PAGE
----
Why every law school applicant should use ABA 509 reports

By Rachel Margiewicz

Information is power, and the more you have in the law school application process the better decisions you’ll be able to make. Savvy law school applicants may already be familiar with the American Bar Association (ABA) 509 Required Disclosures (509 reports). If you haven’t heard of these reports or aren’t regularly using them in your law school research, you need to start! 

In this post, we’ll explain everything you need to know about 509 reports, how to interpret the data, and why it’s important to use them when deciding where to go to law school.

What are ABA 509 reports?

The ABA 509 reports are part of the required enrollment disclosures accredited law schools must make to the ABA. Law schools directly submit this data to the ABA in the fall, after their most recent incoming class is solidified, allowing last-minute additions or departures to the class to be accounted for.

The reports provide intimate details of many crucial aspects of the law school admission process. This includes, among other useful information, the number of students who received grants or scholarships and in what amounts, a breakdown of ethnicity and gender for each class, and the GPA and LSAT 25/50/75 percentiles for both full and part-time programs.

This information is all made public at the end of each calendar year, allowing applicants to use this it to guide their application decisions. Information dating back to 2011 is made available.

How to find the reports

The public 509 reports are available on the ABA’s website. First, go to the ABA Required Disclosure’s website which can be found at: http://www.abarequireddisclosures.org/Disclosure509.aspx

Then, select a year and a law school from the dropdown section. Always start with the most recent information available and then work your way backward through the reports. The most recent year or two of reporting will prove to be the most insightful.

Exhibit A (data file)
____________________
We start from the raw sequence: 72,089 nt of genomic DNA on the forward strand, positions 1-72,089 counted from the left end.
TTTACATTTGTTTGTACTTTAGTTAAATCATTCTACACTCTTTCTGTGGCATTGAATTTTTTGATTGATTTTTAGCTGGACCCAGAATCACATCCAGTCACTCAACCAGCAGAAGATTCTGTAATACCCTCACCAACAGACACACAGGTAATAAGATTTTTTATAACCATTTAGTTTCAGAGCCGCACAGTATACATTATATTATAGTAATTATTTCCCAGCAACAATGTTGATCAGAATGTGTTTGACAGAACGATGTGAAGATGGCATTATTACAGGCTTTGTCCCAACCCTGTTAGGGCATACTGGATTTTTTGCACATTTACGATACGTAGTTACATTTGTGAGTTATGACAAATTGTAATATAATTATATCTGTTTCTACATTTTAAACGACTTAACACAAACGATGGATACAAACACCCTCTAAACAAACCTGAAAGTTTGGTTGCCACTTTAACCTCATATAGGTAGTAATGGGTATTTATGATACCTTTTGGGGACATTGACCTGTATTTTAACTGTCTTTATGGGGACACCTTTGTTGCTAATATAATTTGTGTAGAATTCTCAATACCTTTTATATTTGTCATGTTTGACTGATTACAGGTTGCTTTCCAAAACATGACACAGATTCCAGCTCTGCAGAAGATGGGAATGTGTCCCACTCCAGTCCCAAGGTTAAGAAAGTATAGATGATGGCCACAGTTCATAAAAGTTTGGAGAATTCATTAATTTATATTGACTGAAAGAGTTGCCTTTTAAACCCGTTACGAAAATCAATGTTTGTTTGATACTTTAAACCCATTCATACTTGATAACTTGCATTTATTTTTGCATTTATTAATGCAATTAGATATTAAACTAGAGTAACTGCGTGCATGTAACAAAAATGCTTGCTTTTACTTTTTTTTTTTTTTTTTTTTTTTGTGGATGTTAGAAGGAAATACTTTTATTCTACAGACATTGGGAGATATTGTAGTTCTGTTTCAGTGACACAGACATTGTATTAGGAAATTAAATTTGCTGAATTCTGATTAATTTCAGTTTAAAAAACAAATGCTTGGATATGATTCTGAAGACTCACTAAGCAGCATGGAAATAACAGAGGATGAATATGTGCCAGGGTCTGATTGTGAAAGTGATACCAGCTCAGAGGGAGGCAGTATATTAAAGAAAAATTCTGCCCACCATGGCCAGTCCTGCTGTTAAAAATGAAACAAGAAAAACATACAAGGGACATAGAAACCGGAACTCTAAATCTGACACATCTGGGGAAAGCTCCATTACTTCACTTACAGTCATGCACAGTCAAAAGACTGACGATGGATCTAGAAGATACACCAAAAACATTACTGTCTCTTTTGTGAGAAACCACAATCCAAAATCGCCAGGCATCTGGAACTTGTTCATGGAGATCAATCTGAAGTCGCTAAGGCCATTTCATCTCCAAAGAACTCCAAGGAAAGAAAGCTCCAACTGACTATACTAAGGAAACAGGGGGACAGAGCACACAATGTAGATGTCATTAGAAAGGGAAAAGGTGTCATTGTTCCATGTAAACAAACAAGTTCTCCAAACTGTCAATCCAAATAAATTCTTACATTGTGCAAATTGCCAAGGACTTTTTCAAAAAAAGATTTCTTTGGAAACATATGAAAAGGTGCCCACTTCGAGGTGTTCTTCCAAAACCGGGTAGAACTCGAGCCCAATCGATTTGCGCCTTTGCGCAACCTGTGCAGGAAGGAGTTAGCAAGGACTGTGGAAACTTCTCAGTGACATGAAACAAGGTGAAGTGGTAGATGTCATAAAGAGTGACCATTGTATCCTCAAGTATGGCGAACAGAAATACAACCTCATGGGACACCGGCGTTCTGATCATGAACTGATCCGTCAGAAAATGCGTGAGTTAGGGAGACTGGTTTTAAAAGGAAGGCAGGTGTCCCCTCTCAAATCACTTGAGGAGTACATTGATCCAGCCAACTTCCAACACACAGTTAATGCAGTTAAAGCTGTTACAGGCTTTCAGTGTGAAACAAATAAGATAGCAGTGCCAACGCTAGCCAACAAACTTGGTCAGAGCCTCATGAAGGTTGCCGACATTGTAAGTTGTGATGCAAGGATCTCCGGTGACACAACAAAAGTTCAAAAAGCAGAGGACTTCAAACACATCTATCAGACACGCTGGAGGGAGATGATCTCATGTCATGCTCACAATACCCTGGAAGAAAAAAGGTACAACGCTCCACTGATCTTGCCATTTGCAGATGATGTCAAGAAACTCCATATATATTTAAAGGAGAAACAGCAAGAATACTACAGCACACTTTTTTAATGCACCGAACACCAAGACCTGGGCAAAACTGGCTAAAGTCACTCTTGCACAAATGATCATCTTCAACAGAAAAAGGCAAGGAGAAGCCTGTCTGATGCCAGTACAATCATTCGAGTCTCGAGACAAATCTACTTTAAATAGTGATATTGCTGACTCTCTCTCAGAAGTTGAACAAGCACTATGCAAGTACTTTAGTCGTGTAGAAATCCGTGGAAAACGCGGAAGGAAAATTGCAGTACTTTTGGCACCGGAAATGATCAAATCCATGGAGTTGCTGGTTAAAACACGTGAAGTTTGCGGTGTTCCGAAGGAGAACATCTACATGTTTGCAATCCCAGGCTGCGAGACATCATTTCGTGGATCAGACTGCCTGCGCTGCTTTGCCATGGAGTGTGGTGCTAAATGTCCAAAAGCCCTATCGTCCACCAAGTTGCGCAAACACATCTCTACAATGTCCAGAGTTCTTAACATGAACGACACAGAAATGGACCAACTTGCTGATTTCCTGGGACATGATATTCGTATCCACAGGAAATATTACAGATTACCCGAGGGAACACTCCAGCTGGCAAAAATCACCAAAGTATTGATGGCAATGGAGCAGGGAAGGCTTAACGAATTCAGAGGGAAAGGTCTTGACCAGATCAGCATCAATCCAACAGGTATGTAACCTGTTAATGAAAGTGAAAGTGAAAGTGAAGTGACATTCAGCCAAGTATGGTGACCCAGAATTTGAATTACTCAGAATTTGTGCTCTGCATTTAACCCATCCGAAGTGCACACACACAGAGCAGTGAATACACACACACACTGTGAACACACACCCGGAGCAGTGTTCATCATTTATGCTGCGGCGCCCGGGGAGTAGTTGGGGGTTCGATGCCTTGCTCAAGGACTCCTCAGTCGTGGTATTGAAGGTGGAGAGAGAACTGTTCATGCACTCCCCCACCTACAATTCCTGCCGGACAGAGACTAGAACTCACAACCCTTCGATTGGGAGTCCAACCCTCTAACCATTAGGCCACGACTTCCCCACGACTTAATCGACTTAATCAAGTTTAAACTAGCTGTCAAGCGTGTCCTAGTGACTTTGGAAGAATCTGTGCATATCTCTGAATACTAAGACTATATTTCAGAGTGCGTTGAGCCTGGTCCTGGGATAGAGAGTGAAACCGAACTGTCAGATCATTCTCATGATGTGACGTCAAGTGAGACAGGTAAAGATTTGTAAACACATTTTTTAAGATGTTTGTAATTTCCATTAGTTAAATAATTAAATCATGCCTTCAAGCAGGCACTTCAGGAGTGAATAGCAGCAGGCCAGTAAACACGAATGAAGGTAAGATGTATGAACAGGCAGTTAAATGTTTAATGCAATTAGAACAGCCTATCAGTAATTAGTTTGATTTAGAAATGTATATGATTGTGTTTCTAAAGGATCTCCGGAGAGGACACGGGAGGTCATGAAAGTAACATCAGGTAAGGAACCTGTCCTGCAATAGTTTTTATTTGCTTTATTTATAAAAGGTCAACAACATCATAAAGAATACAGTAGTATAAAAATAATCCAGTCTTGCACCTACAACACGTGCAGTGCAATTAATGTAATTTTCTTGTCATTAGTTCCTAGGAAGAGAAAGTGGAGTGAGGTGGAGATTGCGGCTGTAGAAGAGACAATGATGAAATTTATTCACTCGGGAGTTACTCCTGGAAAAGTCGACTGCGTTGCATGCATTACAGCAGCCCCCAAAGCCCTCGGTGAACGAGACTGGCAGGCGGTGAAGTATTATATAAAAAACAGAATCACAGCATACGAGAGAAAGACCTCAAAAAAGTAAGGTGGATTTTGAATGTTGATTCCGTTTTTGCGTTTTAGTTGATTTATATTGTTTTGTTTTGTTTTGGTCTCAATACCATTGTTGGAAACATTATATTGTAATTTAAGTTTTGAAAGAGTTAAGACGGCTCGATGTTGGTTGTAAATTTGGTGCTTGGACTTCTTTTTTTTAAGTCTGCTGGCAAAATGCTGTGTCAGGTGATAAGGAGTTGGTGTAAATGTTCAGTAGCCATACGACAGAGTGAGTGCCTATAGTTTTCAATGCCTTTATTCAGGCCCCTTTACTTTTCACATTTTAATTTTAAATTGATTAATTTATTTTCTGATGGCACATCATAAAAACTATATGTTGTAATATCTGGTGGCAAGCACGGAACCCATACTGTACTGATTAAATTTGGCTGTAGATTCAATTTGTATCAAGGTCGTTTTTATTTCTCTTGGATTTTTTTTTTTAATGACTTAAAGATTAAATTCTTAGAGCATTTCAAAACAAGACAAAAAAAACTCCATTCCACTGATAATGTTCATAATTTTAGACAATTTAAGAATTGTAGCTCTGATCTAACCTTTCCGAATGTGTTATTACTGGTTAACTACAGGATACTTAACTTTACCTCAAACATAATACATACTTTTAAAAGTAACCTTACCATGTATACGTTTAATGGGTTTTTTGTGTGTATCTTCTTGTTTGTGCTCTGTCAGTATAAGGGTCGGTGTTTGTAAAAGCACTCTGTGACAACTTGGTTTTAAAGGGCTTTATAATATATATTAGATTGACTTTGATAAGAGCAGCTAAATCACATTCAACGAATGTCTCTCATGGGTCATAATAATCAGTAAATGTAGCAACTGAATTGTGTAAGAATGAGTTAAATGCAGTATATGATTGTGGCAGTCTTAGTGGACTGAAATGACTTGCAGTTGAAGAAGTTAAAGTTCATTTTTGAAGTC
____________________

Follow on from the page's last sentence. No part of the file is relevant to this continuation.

Hit “Generate Report” and a PDF report will download to your computer.  While reading the remainder of this post, we suggest you follow along by reviewing an actual 509 report from the ABA website.

How to read the reports and what to focus on

Reading and understanding the reports are often two different things. To start, let’s focus on how to read the reports and the sections that are most important for applicants to know about. 

Sections to focus on (in order of importance for most applicants):

First Year Class

- This is the top right section of the report and includes most of the admissions data. For that reason, this should be one of the sections that applicants focus the most on.'

- This section of the 509 report details the acceptance rate, signaling to you how competitive the application process may be. The lower the rate, the more competitive it is to get in. Additionally, you can see the enrollment rate, which indicates of the number of students who actually enrolled out of the total number admitted. Usually the enrollment rate will be higher, since schools admit applicants they expect to enroll in their program.